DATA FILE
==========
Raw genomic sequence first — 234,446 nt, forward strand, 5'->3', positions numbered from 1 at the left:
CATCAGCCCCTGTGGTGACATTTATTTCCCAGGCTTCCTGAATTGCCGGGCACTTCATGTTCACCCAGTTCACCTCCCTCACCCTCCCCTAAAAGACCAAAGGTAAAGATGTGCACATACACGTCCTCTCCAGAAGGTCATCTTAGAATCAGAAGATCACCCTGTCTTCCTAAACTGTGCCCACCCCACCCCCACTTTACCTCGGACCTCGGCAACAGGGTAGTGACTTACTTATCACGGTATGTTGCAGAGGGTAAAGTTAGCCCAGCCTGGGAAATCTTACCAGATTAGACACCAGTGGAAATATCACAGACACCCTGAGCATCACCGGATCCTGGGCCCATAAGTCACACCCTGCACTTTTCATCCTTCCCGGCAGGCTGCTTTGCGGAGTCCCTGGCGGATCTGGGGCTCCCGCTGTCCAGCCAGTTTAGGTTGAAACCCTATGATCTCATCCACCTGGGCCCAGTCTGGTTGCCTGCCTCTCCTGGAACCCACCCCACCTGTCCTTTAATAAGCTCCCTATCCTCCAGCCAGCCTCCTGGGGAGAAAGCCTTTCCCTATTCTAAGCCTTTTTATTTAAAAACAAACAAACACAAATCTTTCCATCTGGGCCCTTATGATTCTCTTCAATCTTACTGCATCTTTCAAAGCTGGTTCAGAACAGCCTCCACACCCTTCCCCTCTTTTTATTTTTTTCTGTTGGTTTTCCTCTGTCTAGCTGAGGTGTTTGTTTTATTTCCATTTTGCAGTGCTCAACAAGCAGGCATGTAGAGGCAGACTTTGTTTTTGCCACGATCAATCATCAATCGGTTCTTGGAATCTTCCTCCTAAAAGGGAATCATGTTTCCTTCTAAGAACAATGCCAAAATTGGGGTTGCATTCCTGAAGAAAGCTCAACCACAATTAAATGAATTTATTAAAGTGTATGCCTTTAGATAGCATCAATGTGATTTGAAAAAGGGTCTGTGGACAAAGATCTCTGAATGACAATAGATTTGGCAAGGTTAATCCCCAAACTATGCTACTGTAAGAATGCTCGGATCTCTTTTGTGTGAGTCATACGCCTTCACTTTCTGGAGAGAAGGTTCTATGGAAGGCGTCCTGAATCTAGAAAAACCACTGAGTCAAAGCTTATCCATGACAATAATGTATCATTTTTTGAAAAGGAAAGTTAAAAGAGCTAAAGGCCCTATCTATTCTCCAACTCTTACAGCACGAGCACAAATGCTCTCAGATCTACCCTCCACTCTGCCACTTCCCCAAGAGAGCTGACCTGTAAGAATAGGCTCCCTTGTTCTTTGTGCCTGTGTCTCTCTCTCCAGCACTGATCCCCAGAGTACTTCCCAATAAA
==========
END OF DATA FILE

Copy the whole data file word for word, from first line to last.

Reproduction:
Raw genomic sequence first — 234,446 nt, forward strand, 5'->3', positions numbered from 1 at the left:
CATCAGCCCCTGTGGTGACATTTATTTCCCAGGCTTCCTGAATTGCCGGGCACTTCATGTTCACCCAGTTCACCTCCCTCACCCTCCCCTAAAAGACCAAAGGTAAAGATGTGCACATACACGTCCTCTCCAGAAGGTCATCTTAGAATCAGAAGATCACCCTGTCTTCCTAAACTGTGCCCACCCCACCCCCACTTTACCTCGGACCTCGGCAACAGGGTAGTGACTTACTTATCACGGTATGTTGCAGAGGGTAAAGTTAGCCCAGCCTGGGAAATCTTACCAGATTAGACACCAGTGGAAATATCACAGACACCCTGAGCATCACCGGATCCTGGGCCCATAAGTCACACCCTGCACTTTTCATCCTTCCCGGCAGGCTGCTTTGCGGAGTCCCTGGCGGATCTGGGGCTCCCGCTGTCCAGCCAGTTTAGGTTGAAACCCTATGATCTCATCCACCTGGGCCCAGTCTGGTTGCCTGCCTCTCCTGGAACCCACCCCACCTGTCCTTTAATAAGCTCCCTATCCTCCAGCCAGCCTCCTGGGGAGAAAGCCTTTCCCTATTCTAAGCCTTTTTATTTAAAAACAAACAAACACAAATCTTTCCATCTGGGCCCTTATGATTCTCTTCAATCTTACTGCATCTTTCAAAGCTGGTTCAGAACAGCCTCCACACCCTTCCCCTCTTTTTATTTTTTTCTGTTGGTTTTCCTCTGTCTAGCTGAGGTGTTTGTTTTATTTCCATTTTGCAGTGCTCAACAAGCAGGCATGTAGAGGCAGACTTTGTTTTTGCCACGATCAATCATCAATCGGTTCTTGGAATCTTCCTCCTAAAAGGGAATCATGTTTCCTTCTAAGAACAATGCCAAAATTGGGGTTGCATTCCTGAAGAAAGCTCAACCACAATTAAATGAATTTATTAAAGTGTATGCCTTTAGATAGCATCAATGTGATTTGAAAAAGGGTCTGTGGACAAAGATCTCTGAATGACAATAGATTTGGCAAGGTTAATCCCCAAACTATGCTACTGTAAGAATGCTCGGATCTCTTTTGTGTGAGTCATACGCCTTCACTTTCTGGAGAGAAGGTTCTATGGAAGGCGTCCTGAATCTAGAAAAACCACTGAGTCAAAGCTTATCCATGACAATAATGTATCATTTTTTGAAAAGGAAAGTTAAAAGAGCTAAAGGCCCTATCTATTCTCCAACTCTTACAGCACGAGCACAAATGCTCTCAGATCTACCCTCCACTCTGCCACTTCCCCAAGAGAGCTGACCTGTAAGAATAGGCTCCCTTGTTCTTTGTGCCTGTGTCTCTCTCTCCAGCACTGATCCCCAGAGTACTTCCCAATAAA